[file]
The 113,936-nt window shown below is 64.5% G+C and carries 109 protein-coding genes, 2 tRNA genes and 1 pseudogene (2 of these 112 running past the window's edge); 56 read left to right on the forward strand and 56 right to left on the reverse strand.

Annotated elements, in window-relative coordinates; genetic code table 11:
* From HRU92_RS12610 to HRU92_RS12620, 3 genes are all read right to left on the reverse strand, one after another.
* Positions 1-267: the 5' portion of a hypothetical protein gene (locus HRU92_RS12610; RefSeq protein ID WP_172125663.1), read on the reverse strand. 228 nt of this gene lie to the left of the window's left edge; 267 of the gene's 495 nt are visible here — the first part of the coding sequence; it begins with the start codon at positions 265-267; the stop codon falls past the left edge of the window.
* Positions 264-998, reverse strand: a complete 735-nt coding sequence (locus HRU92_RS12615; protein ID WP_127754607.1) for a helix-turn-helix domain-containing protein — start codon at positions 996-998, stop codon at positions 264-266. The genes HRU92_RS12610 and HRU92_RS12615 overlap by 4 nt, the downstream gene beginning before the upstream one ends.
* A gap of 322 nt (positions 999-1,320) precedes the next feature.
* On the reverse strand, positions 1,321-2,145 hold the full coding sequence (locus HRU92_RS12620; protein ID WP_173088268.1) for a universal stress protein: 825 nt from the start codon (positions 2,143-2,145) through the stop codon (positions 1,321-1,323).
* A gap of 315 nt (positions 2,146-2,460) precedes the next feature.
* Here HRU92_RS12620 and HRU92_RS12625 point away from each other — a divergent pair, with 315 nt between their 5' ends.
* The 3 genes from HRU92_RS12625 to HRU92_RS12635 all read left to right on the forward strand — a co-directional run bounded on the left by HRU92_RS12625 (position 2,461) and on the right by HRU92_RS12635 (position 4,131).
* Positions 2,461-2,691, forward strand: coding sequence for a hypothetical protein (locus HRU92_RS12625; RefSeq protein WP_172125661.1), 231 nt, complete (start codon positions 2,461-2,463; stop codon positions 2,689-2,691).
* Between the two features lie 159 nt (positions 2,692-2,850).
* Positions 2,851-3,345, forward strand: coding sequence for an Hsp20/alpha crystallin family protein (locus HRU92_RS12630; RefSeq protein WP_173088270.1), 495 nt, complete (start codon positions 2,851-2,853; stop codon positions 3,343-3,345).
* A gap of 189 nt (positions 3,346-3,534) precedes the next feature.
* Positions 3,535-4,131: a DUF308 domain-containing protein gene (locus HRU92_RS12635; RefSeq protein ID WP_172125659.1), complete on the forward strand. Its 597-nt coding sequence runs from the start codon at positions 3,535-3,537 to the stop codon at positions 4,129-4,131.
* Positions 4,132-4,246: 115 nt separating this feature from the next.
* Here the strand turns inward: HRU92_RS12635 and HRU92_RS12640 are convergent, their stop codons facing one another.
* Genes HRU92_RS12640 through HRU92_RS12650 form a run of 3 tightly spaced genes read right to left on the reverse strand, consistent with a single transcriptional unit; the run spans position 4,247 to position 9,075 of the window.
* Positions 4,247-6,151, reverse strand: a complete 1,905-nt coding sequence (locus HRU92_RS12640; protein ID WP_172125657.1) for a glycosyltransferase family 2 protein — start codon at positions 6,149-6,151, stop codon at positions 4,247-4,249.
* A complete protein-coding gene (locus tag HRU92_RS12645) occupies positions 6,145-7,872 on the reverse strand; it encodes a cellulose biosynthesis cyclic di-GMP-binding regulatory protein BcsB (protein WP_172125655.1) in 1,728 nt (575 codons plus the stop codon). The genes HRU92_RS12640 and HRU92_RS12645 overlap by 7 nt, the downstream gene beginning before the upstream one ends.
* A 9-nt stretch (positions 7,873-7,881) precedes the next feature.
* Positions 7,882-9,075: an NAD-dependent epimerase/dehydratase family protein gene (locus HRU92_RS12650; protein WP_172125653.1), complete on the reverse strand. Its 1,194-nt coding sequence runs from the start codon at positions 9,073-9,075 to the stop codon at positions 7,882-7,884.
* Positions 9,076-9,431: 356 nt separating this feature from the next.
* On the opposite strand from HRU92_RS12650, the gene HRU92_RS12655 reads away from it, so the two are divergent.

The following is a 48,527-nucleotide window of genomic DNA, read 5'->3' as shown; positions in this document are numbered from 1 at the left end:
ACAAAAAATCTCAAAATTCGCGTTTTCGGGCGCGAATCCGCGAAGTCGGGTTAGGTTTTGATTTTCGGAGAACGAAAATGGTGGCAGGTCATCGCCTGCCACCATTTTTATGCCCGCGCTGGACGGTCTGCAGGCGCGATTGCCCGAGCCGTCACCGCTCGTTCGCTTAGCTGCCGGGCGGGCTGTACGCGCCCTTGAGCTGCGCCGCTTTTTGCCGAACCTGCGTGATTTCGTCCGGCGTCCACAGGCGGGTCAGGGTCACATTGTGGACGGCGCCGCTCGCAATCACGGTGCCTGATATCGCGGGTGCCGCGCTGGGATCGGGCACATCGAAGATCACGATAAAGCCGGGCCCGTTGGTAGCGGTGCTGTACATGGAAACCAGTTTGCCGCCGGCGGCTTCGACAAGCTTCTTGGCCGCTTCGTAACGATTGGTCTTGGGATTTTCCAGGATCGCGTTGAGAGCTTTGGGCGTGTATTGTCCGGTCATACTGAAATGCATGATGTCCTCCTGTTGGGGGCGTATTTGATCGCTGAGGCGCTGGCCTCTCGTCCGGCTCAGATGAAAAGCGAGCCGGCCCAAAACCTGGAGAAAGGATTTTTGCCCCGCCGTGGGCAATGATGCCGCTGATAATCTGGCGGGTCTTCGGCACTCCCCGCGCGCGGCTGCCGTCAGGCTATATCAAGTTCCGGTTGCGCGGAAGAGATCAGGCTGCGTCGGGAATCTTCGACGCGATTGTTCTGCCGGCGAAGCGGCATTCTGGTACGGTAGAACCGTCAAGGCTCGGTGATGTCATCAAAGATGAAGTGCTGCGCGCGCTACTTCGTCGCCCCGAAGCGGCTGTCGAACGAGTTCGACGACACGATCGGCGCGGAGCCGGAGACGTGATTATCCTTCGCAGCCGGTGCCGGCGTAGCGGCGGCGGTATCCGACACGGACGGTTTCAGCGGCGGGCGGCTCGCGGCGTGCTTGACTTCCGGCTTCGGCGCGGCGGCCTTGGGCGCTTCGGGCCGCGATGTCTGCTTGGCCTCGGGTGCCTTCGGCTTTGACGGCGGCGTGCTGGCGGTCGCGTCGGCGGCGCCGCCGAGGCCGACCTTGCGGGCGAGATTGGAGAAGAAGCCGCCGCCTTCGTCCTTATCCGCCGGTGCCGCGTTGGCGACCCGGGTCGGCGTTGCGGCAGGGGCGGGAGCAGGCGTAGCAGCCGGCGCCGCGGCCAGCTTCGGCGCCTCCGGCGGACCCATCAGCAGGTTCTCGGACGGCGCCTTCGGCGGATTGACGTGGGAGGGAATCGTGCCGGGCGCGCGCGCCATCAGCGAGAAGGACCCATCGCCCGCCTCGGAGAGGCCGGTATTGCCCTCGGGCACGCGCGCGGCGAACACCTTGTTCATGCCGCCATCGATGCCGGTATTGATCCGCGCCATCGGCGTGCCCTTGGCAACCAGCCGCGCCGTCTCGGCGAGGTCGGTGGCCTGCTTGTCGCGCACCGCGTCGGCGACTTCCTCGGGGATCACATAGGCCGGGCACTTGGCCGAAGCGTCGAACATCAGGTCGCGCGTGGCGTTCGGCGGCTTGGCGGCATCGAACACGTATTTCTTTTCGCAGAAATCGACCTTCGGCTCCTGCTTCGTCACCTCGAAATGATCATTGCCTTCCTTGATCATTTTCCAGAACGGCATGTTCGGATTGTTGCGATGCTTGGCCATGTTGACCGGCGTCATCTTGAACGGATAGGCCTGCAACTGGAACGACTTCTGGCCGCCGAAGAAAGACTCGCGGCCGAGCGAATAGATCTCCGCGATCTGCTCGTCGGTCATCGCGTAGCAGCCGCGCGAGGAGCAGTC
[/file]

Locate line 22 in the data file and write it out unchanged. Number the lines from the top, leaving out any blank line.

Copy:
* Positions 7,882-9,075: an NAD-dependent epimerase/dehydratase family protein gene (locus HRU92_RS12650; protein WP_172125653.1), complete on the reverse strand. Its 1,194-nt coding sequence runs from the start codon at positions 9,073-9,075 to the stop codon at positions 7,882-7,884.